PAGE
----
Eye For Film >> Movies >> My Last Friend (2015) Film Review
My Last Friend
Reviewed by: Amber Wilkinson
The warning bells are there from the start, as Hector Babenco begins his final film before his death in 2016 with an intertitle statement: "What you are about to watch is a story that happened to me and I present it in the way that I know best." A personal story, then, a scenario that can all too easily become self-indulgent, and it unfortunately does here as we get a fictionalised account of Babenco's earlier battle with the cancer that would later take his life.
Also, this film was completed and premiered in 2015 and features no less a talent than the ever-reliable Willem Dafoe, and yet here we are, in 2019, a name change from My Hindu Friend to My Last Friend later, and the film was still being touted in the market place at Cannes. Perhaps the hope is that with Dafoe's profile firmly in the ascendant after The Florida Project, At Eternity's Gate and, Cannes buzz film The Lighthouse, that his star quality will help it to see the light of day.
The Hindu, or Last if you prefer, Friend of the title, is a little boy director Diego Fairman (Dafoe) founds a bond with during his chemotherapy treatment but the child is little more than an after-thought and sympathy generator for what amounts to a Me Show. To be fair, Babenco has no intention of portraying his alter ego as a saint, his womanising ways are to the fore here as we see him agree to go for a bone marrow transplant, his brother reluctant to help him survive.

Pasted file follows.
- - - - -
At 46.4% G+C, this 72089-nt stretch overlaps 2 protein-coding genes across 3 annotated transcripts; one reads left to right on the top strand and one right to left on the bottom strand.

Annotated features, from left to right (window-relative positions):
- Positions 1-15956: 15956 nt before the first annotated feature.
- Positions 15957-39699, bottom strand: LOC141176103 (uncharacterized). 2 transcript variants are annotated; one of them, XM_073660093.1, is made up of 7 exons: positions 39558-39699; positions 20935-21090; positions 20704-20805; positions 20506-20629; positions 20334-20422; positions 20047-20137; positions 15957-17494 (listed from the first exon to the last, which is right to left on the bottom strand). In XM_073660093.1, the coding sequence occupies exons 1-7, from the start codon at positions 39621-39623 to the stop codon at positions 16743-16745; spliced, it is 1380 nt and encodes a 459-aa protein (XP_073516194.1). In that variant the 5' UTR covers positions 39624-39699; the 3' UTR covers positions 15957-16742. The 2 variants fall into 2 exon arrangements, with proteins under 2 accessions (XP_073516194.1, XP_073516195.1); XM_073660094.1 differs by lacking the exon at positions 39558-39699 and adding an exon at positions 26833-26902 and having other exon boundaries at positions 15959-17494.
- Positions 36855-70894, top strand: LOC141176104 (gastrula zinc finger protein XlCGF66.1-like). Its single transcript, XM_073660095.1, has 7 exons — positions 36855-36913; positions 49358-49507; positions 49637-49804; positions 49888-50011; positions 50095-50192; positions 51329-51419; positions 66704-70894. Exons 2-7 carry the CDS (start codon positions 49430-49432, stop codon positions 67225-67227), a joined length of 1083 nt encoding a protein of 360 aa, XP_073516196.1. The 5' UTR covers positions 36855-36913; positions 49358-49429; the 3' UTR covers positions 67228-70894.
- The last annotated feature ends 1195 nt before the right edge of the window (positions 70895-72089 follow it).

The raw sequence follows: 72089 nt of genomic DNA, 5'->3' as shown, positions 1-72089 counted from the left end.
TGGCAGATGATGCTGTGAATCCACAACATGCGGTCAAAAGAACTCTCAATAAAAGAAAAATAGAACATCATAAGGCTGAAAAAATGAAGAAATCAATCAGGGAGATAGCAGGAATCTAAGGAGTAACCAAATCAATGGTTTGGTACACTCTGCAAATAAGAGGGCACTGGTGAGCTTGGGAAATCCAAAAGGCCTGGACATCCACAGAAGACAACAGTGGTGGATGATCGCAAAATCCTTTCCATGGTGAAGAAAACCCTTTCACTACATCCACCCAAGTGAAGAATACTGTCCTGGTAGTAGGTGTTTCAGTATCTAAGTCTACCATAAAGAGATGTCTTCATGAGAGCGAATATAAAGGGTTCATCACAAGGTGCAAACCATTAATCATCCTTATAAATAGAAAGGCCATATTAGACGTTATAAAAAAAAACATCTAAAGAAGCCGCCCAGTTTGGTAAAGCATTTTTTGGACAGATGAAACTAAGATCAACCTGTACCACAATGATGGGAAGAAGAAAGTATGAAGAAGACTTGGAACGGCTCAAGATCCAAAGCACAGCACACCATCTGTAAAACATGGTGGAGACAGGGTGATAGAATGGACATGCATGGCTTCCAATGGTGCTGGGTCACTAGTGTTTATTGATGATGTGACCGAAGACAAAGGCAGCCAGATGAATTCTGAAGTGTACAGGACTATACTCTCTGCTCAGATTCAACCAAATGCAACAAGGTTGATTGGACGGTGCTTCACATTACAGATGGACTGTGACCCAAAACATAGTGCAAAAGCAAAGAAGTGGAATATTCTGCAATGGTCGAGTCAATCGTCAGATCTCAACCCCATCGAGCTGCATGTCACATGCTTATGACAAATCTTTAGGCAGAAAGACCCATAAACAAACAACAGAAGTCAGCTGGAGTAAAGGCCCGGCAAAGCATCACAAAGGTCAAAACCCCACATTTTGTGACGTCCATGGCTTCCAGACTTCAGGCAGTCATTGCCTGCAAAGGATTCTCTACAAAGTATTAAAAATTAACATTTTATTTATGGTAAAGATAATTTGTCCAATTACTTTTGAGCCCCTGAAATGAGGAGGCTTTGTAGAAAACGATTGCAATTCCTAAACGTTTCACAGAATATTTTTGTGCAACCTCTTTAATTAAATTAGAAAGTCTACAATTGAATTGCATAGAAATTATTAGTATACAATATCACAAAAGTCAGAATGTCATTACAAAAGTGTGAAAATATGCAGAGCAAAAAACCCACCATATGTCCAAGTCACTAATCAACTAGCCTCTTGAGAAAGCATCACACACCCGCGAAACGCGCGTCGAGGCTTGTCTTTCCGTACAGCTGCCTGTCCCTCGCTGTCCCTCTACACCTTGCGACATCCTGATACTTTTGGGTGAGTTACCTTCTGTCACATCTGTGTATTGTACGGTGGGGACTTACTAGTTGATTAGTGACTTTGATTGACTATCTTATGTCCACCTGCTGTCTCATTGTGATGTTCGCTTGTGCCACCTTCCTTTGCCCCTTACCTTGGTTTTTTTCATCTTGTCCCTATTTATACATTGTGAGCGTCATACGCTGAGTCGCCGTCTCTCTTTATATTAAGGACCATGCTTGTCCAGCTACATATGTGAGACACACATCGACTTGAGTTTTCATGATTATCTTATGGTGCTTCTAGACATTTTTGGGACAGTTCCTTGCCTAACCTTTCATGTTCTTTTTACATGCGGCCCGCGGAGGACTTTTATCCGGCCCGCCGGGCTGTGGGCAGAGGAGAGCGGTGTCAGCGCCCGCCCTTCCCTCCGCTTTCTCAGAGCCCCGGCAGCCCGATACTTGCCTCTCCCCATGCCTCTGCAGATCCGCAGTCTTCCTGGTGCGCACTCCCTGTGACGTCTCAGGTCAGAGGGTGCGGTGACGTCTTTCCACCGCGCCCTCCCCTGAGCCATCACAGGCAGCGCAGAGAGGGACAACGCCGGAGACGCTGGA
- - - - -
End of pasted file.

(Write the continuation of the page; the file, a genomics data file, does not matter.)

The story is peppered with the sort of devices that Dennis Potter employed to such great effect in the likes of Pennies From Heaven and The Singing Detective, as characters break from the naturalism of their surroundings into song or surreal asides, but Babenco - though having some fun with an imagined messenger of death (Selton Mello as a character billed as Common Man) and Chess - doesn't sufficiently commit to them, so they never find their own rhythm.
Equally, the decision to script the film in English, although making things easier for Dafoe, makes things immeasurably more difficult for the Latin Americans in the cast, who come across as stilted. There are moments, too - such as when one character says, "You mean you no longer want to be beside me?" - when the whole thing has the air of having been run through Google translate. Dafoe certainly dedicates himself to the material and the shadowy cinematography from Mauro Pinheiro Jr emphasises every cheek and bone hollow of its sick central character, but the project as a whole is too self-absorbed to be absorbing for anyone else.Reviewed on: 03 Aug 2019